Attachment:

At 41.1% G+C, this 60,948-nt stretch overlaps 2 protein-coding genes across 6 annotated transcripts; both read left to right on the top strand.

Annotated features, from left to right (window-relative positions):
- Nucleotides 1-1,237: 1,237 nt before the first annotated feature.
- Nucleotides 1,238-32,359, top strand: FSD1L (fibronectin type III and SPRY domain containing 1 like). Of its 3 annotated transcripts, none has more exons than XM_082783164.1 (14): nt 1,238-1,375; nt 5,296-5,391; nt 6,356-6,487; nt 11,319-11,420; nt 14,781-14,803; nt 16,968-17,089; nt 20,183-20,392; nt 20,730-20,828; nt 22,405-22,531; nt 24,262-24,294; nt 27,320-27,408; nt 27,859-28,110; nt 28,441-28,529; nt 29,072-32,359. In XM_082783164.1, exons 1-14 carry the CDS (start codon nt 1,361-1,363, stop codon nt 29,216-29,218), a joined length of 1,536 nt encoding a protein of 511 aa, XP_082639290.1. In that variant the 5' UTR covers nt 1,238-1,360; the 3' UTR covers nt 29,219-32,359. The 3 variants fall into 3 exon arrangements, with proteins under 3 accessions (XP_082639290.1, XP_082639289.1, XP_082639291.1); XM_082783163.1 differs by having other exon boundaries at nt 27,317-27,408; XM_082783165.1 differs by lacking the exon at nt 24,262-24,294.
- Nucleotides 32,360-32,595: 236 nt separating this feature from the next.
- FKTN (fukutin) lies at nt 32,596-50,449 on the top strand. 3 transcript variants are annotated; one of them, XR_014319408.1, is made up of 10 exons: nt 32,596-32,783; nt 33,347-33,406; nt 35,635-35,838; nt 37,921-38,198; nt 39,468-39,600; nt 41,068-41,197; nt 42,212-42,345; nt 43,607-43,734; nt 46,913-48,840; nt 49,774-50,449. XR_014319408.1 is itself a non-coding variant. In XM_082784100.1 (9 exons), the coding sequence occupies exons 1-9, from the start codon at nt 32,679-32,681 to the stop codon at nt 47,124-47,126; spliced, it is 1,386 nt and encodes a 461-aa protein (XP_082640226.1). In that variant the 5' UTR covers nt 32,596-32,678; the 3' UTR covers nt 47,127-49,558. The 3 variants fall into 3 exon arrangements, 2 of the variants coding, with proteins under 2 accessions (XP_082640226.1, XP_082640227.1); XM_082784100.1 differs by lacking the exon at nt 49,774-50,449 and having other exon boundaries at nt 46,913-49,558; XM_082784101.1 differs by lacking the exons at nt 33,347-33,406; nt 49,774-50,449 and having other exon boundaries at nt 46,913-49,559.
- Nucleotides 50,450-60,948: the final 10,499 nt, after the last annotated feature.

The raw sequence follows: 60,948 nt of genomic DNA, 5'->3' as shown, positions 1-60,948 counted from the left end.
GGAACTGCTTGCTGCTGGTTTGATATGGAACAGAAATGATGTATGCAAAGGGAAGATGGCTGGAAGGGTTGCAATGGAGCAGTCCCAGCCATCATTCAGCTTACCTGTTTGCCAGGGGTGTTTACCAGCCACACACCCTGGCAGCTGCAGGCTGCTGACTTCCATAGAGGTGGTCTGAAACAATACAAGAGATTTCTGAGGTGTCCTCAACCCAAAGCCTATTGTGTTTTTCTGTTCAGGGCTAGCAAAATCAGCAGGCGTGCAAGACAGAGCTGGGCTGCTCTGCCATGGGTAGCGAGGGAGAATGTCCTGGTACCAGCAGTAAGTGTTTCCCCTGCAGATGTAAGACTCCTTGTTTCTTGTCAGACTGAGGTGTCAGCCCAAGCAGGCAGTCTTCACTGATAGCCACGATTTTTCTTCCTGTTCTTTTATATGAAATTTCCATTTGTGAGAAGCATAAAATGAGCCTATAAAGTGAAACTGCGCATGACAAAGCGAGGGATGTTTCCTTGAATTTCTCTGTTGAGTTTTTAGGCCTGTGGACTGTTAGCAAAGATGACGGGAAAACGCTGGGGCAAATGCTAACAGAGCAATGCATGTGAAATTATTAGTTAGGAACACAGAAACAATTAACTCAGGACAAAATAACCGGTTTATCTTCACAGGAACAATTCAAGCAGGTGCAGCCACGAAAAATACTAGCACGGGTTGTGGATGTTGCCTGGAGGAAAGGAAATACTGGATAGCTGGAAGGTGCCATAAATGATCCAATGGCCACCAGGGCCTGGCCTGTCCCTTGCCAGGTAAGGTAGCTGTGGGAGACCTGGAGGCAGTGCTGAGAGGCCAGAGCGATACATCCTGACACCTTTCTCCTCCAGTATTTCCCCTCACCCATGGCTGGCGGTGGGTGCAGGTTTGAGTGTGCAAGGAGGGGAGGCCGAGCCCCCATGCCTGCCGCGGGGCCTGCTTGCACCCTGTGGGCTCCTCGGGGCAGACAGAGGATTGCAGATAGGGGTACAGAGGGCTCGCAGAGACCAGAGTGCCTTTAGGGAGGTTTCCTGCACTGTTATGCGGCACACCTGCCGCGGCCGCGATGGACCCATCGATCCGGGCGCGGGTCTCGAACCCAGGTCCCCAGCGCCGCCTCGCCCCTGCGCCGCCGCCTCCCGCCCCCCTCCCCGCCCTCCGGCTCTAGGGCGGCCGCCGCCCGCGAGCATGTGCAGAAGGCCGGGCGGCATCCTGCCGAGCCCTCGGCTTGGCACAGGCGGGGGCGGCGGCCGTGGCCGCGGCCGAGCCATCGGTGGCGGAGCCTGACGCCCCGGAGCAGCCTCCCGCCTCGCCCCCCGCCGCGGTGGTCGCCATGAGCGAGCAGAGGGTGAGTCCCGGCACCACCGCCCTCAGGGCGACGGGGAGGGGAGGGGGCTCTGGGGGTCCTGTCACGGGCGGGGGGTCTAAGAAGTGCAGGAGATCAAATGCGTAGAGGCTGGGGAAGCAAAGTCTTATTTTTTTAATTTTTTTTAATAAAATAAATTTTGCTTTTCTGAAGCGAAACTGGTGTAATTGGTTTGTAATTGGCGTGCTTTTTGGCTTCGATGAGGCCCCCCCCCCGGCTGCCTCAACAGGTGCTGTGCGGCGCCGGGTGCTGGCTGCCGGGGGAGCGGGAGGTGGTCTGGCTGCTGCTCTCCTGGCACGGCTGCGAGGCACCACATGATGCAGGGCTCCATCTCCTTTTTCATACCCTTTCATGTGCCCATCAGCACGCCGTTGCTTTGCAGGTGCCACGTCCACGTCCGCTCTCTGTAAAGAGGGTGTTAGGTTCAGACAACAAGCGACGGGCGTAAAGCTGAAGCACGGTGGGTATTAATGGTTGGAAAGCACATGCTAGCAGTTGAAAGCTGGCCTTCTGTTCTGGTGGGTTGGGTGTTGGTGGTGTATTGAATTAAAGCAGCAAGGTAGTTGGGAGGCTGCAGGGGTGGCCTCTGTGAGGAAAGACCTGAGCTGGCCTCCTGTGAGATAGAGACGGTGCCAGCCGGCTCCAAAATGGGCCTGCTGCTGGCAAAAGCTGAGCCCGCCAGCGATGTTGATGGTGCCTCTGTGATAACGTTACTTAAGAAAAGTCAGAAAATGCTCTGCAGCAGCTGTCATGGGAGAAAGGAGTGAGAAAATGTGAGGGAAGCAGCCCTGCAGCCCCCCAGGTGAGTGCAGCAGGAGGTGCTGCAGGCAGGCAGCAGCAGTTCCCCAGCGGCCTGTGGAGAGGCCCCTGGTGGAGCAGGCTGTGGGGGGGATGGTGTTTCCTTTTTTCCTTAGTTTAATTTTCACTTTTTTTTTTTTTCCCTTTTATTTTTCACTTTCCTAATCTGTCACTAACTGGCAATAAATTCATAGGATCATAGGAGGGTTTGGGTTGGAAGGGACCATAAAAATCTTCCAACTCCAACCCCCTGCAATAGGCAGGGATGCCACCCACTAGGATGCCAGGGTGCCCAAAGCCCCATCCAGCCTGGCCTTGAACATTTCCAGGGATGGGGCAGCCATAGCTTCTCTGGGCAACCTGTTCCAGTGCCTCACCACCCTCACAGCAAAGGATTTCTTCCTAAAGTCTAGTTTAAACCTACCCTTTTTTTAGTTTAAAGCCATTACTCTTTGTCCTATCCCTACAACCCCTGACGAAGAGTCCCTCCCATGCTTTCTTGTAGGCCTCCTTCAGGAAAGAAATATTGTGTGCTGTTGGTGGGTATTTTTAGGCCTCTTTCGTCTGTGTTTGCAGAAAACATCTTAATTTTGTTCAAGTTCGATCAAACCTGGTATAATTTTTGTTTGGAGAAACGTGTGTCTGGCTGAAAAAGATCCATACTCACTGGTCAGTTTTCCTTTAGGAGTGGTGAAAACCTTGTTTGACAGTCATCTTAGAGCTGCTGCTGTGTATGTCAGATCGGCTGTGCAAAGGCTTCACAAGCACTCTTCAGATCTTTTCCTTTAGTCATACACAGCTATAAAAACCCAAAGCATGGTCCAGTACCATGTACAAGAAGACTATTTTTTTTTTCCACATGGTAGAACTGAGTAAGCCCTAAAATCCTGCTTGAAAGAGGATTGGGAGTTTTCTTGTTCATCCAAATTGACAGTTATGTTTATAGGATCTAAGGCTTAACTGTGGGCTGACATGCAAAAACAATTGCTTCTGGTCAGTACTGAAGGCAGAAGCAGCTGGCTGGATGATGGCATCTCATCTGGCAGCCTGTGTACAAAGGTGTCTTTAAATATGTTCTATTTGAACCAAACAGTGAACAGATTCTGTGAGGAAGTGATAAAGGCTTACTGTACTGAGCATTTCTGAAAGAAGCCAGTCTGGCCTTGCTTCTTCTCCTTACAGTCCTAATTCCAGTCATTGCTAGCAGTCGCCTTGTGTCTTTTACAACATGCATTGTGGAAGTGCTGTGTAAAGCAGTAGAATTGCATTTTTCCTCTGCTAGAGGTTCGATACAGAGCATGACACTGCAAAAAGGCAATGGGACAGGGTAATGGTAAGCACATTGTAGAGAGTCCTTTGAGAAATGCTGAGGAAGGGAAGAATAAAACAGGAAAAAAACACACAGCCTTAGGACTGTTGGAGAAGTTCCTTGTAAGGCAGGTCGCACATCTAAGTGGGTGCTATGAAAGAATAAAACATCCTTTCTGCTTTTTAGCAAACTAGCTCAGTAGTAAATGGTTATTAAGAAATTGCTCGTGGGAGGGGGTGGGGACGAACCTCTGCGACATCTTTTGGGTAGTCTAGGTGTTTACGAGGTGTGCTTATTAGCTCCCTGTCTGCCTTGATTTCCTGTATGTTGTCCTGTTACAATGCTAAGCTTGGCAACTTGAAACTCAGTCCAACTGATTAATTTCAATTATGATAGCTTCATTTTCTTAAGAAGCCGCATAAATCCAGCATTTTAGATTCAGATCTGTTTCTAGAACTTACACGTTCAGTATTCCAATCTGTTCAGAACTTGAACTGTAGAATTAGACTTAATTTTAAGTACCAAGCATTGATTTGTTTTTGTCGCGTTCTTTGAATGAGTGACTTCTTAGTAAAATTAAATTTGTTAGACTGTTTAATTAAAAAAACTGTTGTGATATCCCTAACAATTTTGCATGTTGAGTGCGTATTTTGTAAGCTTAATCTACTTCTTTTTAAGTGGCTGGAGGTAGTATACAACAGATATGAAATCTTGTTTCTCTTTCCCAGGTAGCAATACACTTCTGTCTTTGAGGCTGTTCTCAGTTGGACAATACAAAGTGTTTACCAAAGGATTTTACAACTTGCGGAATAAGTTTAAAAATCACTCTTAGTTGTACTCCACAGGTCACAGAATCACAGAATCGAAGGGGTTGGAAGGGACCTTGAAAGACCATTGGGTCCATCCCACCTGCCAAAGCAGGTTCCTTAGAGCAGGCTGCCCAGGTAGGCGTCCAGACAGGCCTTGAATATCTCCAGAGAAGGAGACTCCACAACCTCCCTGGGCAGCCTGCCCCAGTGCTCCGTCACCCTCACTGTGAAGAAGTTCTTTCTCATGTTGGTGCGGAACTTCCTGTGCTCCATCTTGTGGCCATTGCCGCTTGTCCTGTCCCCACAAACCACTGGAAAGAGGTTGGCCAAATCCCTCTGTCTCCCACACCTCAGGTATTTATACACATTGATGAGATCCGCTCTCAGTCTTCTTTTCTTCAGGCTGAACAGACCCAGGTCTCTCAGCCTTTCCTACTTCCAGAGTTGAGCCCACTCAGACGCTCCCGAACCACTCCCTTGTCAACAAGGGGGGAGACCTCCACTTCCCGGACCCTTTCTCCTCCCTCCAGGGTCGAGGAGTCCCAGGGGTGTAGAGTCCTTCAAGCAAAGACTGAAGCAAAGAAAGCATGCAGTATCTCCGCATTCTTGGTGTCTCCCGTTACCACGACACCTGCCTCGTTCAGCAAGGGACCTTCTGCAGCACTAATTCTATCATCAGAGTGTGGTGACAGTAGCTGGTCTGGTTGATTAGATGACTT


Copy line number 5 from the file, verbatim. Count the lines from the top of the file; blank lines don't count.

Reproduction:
- Nucleotides 32,360-32,595: 236 nt separating this feature from the next.